To the United States Senate
United States February 25th 1791.
Gentlemen of the Senate,
I nominate Joseph Anderson, of the State of Delaware, to be one of the Judges in the Territory of the United States south of the Ohio, in place of William Peery who has declined his Appointment.1 and
William Murry, of Kentucky, to be Attorney for the United States, in the District of Kentucky, in place of James Brown who has declined his appointment.2
LS, DNA: RG 46, First Congress, 1789–1791, Records of Executive Proceedings, President’s Messages—Executive Nominations; LB, DLC:GW.
1. For the background to Anderson’s nomination, see Anderson to GW, 11 June 1790 and 7 Jan. and 23 Feb. 1791. The Senate confirmed Anderson’s appointment on 26 Feb. 1791 (DHFC, description begins Linda Grant De Pauw et al., eds. Documentary History of the First Federal Congress of the United States of America, March 4, 1789-March 3, 1791. 20 vols. to date. Baltimore, 1972—. description ends 2:121–22); subsequent revelations about Anderson’s private financial affairs led GW to reconsider the appointment before the delivery of Anderson’s commission (see Joseph Anderson to GW, 1 Mar. 1791). GW referred the case to Jefferson, who advised the president to issue the commission (see Jefferson to GW, 4 Mar. 1791).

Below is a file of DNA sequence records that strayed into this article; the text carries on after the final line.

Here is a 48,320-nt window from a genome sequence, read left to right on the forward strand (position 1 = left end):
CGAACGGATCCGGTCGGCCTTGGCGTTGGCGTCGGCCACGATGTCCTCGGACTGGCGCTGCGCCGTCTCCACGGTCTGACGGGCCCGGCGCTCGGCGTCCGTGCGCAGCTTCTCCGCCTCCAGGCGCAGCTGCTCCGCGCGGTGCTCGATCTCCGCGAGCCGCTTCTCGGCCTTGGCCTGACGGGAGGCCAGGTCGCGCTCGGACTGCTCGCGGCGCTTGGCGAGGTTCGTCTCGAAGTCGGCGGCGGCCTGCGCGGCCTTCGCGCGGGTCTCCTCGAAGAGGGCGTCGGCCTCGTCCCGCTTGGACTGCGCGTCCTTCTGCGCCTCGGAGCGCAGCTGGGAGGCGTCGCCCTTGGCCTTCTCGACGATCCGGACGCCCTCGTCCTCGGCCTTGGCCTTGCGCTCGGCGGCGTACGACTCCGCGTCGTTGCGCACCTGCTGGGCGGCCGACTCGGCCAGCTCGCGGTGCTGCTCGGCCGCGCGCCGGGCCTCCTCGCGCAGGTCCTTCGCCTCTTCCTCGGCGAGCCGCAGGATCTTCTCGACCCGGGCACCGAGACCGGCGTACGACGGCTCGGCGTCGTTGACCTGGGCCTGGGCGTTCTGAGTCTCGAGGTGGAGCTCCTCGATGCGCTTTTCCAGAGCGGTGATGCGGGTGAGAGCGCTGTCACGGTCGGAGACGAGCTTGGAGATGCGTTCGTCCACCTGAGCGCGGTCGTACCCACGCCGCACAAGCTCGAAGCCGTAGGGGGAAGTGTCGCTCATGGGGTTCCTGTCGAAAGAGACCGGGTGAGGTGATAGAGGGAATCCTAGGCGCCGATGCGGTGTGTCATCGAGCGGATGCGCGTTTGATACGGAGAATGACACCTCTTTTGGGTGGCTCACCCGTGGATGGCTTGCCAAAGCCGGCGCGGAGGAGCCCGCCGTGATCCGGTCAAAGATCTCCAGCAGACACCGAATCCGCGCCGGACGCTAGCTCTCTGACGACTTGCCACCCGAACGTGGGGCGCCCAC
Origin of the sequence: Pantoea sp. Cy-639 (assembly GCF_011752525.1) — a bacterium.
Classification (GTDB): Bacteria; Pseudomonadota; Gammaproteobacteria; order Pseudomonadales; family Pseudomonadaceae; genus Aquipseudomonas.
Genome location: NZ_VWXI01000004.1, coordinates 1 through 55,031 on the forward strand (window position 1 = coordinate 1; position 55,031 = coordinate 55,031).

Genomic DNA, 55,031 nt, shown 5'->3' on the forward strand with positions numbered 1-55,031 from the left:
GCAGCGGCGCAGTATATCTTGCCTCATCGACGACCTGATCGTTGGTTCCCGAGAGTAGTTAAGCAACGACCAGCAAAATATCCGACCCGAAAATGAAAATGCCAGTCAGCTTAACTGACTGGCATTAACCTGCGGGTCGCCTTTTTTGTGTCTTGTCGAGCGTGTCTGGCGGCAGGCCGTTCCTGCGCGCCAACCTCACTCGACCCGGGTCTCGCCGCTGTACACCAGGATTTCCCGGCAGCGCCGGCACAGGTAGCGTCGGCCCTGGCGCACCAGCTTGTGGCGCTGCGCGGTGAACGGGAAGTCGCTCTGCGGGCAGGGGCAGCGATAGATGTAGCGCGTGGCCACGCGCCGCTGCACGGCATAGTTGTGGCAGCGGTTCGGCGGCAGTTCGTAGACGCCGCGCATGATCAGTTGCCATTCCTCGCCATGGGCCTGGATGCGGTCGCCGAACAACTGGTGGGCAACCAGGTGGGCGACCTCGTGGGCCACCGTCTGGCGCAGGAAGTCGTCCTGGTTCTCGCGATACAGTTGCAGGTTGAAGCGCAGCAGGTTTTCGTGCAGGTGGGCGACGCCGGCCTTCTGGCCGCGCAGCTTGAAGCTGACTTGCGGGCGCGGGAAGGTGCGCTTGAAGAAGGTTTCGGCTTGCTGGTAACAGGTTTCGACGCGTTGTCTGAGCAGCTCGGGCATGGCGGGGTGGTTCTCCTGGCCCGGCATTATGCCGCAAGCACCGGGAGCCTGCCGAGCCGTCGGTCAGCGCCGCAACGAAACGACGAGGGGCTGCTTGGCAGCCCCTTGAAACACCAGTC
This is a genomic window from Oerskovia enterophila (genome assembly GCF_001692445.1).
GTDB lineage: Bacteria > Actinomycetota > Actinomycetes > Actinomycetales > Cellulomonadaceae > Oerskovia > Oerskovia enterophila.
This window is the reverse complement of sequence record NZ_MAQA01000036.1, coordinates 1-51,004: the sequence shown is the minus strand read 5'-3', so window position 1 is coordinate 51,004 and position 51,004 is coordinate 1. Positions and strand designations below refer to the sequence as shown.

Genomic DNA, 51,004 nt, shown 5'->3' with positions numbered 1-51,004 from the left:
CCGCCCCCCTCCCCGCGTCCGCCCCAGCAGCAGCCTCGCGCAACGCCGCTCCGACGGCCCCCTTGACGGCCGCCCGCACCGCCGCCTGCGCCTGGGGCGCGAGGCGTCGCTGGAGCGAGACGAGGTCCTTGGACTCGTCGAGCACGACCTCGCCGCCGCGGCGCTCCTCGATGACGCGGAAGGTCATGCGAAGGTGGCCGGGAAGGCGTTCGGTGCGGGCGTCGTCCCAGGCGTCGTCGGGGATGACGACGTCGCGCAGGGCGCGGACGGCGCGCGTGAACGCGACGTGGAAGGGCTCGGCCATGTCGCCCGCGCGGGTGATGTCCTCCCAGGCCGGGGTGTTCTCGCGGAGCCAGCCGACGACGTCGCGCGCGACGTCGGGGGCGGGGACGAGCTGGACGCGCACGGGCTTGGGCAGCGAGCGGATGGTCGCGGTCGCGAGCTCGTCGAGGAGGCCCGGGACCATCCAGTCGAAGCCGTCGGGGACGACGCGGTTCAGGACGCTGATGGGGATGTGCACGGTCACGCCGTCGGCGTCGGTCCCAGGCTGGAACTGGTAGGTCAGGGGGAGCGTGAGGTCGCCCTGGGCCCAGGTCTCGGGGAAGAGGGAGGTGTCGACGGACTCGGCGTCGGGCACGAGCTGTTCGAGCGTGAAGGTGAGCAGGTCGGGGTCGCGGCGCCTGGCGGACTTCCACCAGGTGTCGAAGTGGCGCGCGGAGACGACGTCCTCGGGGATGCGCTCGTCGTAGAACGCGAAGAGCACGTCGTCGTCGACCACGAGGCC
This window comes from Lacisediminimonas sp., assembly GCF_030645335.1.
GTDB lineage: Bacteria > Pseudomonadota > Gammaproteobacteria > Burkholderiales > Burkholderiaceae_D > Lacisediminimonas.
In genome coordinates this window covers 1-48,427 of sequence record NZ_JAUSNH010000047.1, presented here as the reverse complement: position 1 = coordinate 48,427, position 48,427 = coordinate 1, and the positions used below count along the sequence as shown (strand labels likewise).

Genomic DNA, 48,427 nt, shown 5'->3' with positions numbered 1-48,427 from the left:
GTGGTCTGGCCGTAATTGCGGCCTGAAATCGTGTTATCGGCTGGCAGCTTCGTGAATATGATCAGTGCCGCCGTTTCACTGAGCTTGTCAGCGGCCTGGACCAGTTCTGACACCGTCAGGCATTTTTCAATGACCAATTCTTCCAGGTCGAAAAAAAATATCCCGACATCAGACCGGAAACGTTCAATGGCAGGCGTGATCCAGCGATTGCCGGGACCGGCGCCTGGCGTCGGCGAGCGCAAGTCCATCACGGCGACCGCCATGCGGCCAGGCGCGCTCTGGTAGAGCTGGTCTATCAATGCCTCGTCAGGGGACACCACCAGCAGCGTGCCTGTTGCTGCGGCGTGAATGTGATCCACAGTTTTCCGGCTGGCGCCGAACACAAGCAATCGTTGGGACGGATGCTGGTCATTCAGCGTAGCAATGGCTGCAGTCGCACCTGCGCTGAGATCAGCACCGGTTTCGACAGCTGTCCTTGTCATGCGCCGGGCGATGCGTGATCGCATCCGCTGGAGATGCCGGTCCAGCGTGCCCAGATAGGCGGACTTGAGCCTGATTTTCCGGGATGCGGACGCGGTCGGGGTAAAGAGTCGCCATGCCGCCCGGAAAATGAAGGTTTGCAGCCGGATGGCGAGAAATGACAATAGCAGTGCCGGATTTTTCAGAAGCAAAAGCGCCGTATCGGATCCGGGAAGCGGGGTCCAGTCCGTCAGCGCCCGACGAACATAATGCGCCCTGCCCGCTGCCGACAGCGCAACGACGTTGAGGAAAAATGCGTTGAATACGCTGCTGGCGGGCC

2. James Brown (1766–1835) a leading lawyer in Lexington, Ky., had been appointed U.S. attorney by GW in March 1790; he apparently informed Jefferson of his decision to decline the appointment in a letter dated 1 Oct. 1790 (see Jefferson to GW, 22 Dec. 1790). William Murray (d. 1805), a Lexington, Ky, lawyer and local Federalist leader, accepted the post and served until 1792 (Clay, Papers description begins James F. Hopkins et al., eds. The Papers of Henry Clay. 11 vols. Lexington, Ky., 1959–92. description ends , 1:90, n.1).